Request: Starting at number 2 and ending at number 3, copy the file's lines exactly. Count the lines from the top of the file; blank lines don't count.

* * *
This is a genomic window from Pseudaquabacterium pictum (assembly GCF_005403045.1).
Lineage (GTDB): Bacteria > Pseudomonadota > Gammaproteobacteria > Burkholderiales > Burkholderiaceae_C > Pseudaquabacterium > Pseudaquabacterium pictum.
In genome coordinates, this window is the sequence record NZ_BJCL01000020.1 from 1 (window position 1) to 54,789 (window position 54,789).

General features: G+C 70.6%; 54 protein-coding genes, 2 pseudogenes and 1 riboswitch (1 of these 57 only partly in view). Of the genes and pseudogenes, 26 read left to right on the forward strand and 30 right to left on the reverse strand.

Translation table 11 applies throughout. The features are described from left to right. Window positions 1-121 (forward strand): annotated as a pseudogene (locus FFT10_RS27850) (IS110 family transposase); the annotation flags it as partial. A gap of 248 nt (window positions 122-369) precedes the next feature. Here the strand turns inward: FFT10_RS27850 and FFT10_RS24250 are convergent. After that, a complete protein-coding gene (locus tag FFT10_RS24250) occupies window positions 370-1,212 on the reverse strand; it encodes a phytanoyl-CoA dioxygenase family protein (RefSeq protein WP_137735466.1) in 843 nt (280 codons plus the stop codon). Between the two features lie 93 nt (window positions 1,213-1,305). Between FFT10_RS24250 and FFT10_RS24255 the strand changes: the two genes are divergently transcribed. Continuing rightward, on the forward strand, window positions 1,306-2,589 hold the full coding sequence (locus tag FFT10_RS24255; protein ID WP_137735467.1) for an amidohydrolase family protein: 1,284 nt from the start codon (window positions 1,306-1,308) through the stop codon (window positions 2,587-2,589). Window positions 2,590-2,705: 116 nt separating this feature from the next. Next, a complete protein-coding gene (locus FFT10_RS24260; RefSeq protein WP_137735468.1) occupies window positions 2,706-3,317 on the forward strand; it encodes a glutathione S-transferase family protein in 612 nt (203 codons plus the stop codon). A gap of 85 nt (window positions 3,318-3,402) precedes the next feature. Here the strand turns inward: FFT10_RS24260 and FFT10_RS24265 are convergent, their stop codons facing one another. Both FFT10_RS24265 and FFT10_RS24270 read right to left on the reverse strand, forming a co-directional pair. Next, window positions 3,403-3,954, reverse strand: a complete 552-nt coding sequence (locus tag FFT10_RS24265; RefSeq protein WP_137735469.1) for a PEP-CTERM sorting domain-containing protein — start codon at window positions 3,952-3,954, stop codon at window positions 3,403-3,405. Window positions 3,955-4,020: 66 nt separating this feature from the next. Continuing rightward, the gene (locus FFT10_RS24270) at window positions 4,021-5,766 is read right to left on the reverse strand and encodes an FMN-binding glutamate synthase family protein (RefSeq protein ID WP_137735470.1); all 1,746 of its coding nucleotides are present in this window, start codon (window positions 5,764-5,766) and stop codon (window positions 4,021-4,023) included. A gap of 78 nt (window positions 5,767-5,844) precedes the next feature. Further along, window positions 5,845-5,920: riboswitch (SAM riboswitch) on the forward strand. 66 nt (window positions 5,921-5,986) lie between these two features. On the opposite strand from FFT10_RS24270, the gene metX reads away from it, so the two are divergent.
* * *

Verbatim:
Lineage (GTDB): Bacteria > Pseudomonadota > Gammaproteobacteria > Burkholderiales > Burkholderiaceae_C > Pseudaquabacterium > Pseudaquabacterium pictum.
In genome coordinates, this window is the sequence record NZ_BJCL01000020.1 from 1 (window position 1) to 54,789 (window position 54,789).